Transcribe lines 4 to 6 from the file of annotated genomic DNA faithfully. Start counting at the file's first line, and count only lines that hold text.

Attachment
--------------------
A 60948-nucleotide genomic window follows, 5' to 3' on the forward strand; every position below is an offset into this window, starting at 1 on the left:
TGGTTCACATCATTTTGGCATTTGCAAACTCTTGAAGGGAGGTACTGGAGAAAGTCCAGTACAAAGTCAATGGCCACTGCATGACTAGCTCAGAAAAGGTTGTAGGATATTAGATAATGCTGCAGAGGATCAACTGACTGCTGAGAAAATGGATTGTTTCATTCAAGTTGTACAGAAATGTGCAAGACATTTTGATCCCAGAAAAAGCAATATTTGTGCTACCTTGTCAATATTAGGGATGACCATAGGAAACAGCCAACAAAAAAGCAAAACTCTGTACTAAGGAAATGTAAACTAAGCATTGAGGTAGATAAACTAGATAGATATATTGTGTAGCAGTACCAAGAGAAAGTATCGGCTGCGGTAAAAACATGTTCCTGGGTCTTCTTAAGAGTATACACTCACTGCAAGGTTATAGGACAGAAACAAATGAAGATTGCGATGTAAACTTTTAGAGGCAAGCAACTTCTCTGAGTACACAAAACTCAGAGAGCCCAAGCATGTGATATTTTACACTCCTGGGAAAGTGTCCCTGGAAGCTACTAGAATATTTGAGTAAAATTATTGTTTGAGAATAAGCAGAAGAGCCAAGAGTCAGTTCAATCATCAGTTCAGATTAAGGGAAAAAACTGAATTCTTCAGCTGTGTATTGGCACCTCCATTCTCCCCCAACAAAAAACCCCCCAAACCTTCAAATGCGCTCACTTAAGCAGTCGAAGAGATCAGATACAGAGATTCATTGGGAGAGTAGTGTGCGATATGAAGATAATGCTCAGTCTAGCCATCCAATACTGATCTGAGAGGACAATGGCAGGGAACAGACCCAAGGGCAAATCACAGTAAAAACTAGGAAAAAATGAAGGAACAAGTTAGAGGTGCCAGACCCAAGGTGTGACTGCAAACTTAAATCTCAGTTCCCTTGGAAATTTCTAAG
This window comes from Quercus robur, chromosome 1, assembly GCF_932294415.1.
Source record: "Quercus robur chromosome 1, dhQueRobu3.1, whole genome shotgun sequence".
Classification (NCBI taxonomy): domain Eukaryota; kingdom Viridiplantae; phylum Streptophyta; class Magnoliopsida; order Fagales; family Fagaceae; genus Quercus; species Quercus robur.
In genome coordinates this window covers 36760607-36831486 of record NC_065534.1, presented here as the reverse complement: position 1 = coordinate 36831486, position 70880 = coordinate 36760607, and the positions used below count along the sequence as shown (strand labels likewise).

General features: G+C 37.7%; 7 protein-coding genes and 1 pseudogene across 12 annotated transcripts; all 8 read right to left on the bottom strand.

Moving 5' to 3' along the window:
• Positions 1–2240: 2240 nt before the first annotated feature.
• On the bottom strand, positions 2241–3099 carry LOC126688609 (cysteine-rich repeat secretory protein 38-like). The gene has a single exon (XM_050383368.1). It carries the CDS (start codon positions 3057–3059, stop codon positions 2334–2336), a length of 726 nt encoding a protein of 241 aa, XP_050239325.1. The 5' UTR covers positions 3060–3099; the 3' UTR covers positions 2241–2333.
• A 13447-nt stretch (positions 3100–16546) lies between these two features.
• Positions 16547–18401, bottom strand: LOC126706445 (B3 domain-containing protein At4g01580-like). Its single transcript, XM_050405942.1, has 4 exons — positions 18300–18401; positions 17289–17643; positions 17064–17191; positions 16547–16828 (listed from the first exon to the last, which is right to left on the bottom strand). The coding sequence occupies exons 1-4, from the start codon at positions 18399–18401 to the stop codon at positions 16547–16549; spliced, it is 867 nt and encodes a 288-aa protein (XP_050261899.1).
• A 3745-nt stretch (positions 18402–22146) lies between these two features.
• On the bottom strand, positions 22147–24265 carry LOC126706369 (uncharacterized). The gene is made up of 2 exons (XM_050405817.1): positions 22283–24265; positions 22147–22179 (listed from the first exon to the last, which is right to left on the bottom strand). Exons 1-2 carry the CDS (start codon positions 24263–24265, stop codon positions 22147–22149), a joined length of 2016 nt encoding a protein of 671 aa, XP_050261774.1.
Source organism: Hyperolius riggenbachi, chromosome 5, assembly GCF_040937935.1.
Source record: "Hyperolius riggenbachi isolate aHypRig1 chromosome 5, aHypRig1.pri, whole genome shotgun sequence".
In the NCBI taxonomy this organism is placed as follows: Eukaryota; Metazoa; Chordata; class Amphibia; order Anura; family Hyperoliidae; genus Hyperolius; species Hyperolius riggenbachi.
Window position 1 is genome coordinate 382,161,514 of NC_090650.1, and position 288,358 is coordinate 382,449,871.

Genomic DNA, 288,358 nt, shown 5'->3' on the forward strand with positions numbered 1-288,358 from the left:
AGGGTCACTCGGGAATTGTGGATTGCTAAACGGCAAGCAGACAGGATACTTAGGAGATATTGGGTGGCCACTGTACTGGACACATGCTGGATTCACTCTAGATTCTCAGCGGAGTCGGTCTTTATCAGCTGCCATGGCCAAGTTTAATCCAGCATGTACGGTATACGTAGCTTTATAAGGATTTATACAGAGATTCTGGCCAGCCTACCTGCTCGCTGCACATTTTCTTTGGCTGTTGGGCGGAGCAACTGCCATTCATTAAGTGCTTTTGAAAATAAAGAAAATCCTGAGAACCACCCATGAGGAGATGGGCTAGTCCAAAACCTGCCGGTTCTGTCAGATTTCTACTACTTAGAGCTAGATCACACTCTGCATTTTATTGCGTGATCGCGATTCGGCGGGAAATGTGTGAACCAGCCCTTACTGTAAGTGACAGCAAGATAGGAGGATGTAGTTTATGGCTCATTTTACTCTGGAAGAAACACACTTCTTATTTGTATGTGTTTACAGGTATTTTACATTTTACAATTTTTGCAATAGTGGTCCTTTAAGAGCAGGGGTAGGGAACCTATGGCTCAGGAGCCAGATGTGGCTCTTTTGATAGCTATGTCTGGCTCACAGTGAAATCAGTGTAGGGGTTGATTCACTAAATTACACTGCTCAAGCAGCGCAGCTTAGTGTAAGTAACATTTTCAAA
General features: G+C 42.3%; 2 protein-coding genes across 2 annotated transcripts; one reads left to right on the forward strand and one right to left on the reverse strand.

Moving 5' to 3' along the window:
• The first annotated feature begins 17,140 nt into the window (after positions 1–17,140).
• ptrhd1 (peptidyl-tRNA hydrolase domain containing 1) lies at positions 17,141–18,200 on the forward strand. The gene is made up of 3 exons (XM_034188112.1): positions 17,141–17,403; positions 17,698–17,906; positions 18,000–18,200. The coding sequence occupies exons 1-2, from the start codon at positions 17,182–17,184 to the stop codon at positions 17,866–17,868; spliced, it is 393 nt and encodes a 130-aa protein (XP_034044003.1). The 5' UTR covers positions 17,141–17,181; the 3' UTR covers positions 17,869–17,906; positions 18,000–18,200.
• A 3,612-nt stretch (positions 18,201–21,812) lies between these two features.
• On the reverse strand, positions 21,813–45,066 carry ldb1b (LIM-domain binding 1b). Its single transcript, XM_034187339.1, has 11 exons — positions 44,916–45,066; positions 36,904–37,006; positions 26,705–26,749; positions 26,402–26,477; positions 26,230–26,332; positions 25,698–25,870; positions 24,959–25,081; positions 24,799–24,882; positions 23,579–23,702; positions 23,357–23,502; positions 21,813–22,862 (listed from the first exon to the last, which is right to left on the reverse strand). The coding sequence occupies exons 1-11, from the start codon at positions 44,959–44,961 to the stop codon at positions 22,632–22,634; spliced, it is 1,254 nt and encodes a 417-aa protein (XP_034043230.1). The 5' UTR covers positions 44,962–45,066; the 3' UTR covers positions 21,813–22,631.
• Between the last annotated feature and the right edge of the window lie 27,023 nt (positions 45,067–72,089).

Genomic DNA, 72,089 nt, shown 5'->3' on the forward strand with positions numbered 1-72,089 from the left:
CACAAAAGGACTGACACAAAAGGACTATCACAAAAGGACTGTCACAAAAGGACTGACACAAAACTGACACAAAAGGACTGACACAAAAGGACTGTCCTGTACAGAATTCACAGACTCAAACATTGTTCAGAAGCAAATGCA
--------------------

Source record: "Quercus robur chromosome 1, dhQueRobu3.1, whole genome shotgun sequence".
Classification (NCBI taxonomy): domain Eukaryota; kingdom Viridiplantae; phylum Streptophyta; class Magnoliopsida; order Fagales; family Fagaceae; genus Quercus; species Quercus robur.
In genome coordinates this window covers 36760607-36831486 of record NC_065534.1, presented here as the reverse complement: position 1 = coordinate 36831486, position 70880 = coordinate 36760607, and the positions used below count along the sequence as shown (strand labels likewise).